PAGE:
Rugby Football Union chief executive Francis Baron expects the appointment of the new England team manager to be finalised by the end of next week.
Martin Johnson remains firm favourite for the newly-created post and RFU elite rugby director Rob Andrew was absent from Twickenham on Tuesday for an “important meeting” on the issue.
Andrew is set to present his proposal to a specially convened RFU management board meeting next week, which would then have to ratify the selection.
Baron said: “If Rob’s meeting is successful, it will enable us to put the final pieces of the jigsaw together fairly quickly.
“What we will hopefully be doing in the next week is appointing a team manager.”
One criticism of Johnson’s candidature is his lack of experience in coaching or management in professional rugby.
England’s 2003 World Cup-winning captain hung up his playing boots three years ago and has filled his time working in the media and for sponsors.
But Baron said: “I think if you are going to fulfil a coaching function, you do (need experience), but management is different.
“You can pick up things much more quickly if you are on the management side than if you have to do a technical job in terms of planning and carrying out sessions.
“We are looking at a team manager. We are not looking at a coaching position here.”
If appointed, Johnson is unlikely to be in place in time for England’s June tour of New Zealand because his wife, Kay, is expecting their second child.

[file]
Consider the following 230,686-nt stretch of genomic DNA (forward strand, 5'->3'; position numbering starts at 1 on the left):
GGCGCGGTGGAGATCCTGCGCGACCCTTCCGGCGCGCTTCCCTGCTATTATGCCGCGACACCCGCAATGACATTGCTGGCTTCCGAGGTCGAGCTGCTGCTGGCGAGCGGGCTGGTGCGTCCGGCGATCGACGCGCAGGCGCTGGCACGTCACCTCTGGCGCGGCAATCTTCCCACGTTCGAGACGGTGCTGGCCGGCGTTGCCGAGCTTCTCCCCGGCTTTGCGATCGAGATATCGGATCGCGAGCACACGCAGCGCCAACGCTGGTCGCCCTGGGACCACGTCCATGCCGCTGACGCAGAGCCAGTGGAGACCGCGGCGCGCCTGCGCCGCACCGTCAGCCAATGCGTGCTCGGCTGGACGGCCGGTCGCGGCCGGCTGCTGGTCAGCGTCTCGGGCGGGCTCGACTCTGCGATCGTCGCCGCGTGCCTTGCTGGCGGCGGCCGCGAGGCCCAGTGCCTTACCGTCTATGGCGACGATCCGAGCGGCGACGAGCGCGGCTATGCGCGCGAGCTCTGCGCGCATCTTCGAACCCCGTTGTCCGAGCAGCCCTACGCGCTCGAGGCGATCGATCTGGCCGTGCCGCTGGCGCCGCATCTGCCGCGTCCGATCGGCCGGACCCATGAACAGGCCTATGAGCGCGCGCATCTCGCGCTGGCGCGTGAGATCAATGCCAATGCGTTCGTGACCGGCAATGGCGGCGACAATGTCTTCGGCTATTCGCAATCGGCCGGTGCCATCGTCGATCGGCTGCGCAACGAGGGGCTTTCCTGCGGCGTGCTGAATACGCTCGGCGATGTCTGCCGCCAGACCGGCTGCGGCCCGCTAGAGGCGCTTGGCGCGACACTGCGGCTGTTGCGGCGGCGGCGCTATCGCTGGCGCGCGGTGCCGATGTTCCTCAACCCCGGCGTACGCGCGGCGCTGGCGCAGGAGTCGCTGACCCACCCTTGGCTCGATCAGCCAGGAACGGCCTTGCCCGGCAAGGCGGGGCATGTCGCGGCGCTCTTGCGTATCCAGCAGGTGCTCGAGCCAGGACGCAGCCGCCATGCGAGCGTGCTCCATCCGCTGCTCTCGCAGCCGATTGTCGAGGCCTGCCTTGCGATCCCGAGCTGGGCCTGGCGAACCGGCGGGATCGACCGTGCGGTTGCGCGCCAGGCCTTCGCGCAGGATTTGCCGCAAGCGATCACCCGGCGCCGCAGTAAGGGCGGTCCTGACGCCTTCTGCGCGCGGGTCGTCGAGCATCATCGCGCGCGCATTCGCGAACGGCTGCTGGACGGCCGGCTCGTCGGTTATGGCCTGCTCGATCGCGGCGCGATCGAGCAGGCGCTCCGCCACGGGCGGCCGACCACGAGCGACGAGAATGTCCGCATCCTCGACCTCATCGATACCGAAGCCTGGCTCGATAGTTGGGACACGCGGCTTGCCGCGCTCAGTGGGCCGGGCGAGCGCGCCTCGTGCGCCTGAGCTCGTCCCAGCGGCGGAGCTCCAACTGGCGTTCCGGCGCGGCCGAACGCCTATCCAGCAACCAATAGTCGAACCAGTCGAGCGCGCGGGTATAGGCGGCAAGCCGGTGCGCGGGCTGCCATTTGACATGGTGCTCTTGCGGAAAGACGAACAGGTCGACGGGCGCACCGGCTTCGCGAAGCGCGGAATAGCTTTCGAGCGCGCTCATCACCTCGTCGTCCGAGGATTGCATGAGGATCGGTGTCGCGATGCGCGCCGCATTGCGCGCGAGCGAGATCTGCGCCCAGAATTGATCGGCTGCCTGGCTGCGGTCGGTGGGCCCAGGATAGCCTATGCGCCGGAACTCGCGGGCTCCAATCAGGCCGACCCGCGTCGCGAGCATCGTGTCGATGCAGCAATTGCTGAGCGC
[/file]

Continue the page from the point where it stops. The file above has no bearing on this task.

Baron does not expect any new appointment to start until July 1, which coincides with the introduction of the new elite rugby agreement between club and country.
He said: “That gives us time to sort out all the issues on how the group work together.”
However, Baron and RFU chairman Martyn Thomas failed to provide any further clarity to a situation which has grown increasingly murky in the three weeks since it was revealed Andrew had held talks with Johnson.
Head coach Brian Ashton wants a team manager who can share some of the administrative burden but who will not get involved in rugby affairs.
In December, Andrew confirmed Ashton would play a key role in the appointment. However, the RFU’s courting of Johnson suggests the ground has moved since the RBS 6 Nations.
Johnson is unlikely to accept an administrative position and, this weekend, he was urged by Sir Clive Woodward to insist on overall control of the senior England management team.
If that does occur then Ashton, who guided England to second place at both the World Cup and RBS 6 Nations, would be left in limbo having essentially lost his powers of selection and his authority.
Baron refused to confirm specific details of the team manager’s job description, or when the focus shifted from an administrative candidate to a more hands-on rugby appointment.